Discovering digital art style, Julie Andriamampianina, known online as Artkid, is a Bordeaux-based French illustrator who has worked with the likes of Netflix, Xbox, the French Handball Federation, and more. However, it was not until she was studying for her master’s that she discovered the joys of illustration.
“Illustration was not a passion since childhood for me,” Julie tells Creative Boom. While she indulged in the odd bit of drawing here and there, it was not until 2017, when she was studying art direction for her master’s degree, that she discovered the “magical world” of illustration.
“It was love at first sight,” she explains. “I started to draw a lot on my computer, and that’s when I started posting on Instagram. It wasn’t perfect initially, but when I look back at what I created then, we can feel that my illustration style was already there.”
The style in question is crisp, vibrant, and often centred around cocktails. And while the seeds of her style can be seen from the beginning, it has taken some twists and turns along the way. Julie reveals: “My style has shifted quite a lot recently! At first, I aimed to create semi-realistic, detailed and peaceful pieces, and for two years, that’s the direction I went for.
“A few months ago, I started going back to more sketchy / hand-drawn illustrations, and I’m so pleased with how it turned out. I love to design detailed, clean and colourful pieces that convey how I feel and what I’m thinking at the moment. I like to see my illustrations as a journal – when I look back at them, I can remember exactly how I felt when I created them.”
As for her inspirations, Julie is influenced by Toronto-based artist Janice Sung. “She’s a digital illustrator, but she also masters gouache paintings,” she explains. “Her portraits were the first ones that made me think: ‘Ok, that’s what I wanna do for a living too’. Her style still evolves year after year, and I find it fascinating.
“And recently I met Valentin Galmand, and he’s inspired me so much too. I love his simple and naive style. He’s really creative and has a lot of imagination, which I think I can lack sometimes.”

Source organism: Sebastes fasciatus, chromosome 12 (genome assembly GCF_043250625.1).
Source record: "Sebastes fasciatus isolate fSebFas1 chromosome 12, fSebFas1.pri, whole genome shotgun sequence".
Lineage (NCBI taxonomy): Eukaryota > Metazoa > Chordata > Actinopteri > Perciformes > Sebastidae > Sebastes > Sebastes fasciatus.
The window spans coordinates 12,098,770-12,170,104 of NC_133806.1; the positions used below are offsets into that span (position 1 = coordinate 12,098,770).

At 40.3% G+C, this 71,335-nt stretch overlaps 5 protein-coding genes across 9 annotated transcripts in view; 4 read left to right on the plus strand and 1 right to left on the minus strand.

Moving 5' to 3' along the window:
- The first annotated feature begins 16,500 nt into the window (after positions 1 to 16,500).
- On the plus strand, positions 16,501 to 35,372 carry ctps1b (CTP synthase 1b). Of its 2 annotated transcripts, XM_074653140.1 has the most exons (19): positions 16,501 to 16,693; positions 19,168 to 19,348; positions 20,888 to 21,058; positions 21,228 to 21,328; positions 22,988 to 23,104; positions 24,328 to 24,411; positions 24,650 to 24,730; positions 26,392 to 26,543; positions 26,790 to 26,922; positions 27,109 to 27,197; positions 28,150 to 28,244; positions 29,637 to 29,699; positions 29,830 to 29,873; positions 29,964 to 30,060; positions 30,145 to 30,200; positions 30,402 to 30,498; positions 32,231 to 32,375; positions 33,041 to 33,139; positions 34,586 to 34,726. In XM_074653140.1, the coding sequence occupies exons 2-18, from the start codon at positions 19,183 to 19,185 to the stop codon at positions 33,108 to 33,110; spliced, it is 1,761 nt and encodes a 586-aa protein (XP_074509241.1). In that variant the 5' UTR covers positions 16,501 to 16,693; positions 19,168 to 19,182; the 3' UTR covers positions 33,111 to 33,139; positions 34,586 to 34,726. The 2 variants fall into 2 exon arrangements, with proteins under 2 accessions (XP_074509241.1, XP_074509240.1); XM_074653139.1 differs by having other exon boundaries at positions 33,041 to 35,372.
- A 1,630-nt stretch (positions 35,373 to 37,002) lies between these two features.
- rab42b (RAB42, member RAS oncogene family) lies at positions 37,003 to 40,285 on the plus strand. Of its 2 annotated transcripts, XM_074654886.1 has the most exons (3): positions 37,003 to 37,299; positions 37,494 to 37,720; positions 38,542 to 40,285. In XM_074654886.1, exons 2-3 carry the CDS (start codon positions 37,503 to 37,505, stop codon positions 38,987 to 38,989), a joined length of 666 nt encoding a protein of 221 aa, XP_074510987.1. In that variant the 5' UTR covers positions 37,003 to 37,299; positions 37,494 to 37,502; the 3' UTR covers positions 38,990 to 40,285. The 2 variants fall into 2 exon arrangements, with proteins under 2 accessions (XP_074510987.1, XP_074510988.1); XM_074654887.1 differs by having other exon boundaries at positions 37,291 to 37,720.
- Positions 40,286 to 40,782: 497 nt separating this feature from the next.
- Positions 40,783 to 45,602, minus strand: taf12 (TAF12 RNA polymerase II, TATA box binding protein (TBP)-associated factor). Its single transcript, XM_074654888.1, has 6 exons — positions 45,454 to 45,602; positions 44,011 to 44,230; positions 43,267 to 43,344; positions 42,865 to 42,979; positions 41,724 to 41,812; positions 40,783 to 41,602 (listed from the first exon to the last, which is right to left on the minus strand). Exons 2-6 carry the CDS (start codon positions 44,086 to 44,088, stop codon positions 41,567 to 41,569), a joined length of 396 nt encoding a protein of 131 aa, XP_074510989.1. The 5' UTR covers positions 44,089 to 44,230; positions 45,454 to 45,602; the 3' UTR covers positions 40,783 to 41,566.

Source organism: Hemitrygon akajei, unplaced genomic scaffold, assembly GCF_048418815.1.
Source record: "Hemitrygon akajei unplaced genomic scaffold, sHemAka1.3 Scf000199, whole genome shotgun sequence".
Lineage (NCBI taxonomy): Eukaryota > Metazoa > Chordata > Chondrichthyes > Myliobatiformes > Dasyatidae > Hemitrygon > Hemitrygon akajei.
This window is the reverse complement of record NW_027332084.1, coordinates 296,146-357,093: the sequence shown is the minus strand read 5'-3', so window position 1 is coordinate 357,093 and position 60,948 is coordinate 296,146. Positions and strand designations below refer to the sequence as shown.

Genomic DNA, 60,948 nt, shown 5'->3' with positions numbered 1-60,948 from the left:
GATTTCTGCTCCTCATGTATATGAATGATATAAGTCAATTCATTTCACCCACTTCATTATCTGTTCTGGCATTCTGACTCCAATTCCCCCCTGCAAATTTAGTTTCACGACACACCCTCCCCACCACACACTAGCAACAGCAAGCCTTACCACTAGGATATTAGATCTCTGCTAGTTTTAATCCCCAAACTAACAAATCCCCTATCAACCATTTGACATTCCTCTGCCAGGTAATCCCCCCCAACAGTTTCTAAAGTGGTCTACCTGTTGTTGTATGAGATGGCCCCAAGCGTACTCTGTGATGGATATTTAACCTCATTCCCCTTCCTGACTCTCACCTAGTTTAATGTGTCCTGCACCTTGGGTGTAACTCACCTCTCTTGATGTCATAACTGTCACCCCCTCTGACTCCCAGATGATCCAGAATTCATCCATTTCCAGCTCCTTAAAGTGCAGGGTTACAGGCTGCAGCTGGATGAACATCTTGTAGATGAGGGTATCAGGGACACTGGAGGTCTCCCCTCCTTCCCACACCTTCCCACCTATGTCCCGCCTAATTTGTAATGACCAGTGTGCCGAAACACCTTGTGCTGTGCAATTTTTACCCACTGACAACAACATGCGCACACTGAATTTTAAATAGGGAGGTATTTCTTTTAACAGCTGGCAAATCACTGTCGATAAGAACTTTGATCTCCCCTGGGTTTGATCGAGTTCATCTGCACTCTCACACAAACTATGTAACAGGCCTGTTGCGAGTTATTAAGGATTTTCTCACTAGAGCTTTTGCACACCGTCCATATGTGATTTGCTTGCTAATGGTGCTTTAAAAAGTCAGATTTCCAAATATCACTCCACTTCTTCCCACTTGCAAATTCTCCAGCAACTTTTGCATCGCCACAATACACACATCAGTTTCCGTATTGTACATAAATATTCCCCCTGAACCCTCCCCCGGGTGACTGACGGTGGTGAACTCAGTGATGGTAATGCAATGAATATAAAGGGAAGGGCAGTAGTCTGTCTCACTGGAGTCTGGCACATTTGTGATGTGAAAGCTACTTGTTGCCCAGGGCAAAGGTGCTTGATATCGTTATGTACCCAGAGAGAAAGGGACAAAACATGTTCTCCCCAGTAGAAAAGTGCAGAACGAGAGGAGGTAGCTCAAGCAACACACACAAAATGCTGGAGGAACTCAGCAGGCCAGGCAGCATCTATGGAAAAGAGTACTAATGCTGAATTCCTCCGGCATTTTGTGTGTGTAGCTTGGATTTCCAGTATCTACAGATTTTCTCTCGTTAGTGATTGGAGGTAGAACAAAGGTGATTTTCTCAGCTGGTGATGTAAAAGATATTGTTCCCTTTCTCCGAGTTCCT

We’re not sure we agree when it comes to the lack of imagination. Through her neat and clean illustrations, Julie creates whole worlds in which we can’t help but get lost. And recurring images of women, cocktails and interior design knit all of her various projects together.
“Cocktails are like my ‘speciality’,” she explains. “I love cocktails, and I love how graphic and delicious they can look. They also pair well with beautiful typefaces, which I like to play with. Liquor bottles like gin bottles, for example, are also beautiful to create. I wish I could design cocktails and bottles for brands one day. Or maybe launch my own brand.”
Having worked at advertising agencies for two years, Julie has definitely honed the skills required to form her own cocktail brand. And having gone freelance since 2019, what advice would she give to other creatives looking to make a similar leap? “First, I would acquire experience in a creative agency or in-house position,” she explains.
Discovering digital art style
“I think it’s really important to know what it’s like to work in those environments before they become your clients when you go freelance, to know how they work, etc. It also allows you to meet with many people, confront your style and skills with more experienced designers, and learn from them because then freelancing is a pretty lonely ride. You usually work alone with clients, and nobody’s here to tell you whether what you’re doing is good or not. So it’s good to take your time and first work alongside experienced and talented people who can teach you.”
Once you’ve done that, Julie recommends you fully go for it. “Share your work on social media, reach out to people, brands, agencies you want to work with,” she adds. “Take on any contract you’re offered in the beginning, and be sure to maintain good relationships with the people you work with.
“And to make the process easier, it’s good to have one recurrent client. A client to work with on a monthly basis that can assure you some kind of stable revenue in the beginning. I personally work with an advertising agency every month: I create social media content for their clients. It’s not sexy, but it ensures I get a minimum wage.”
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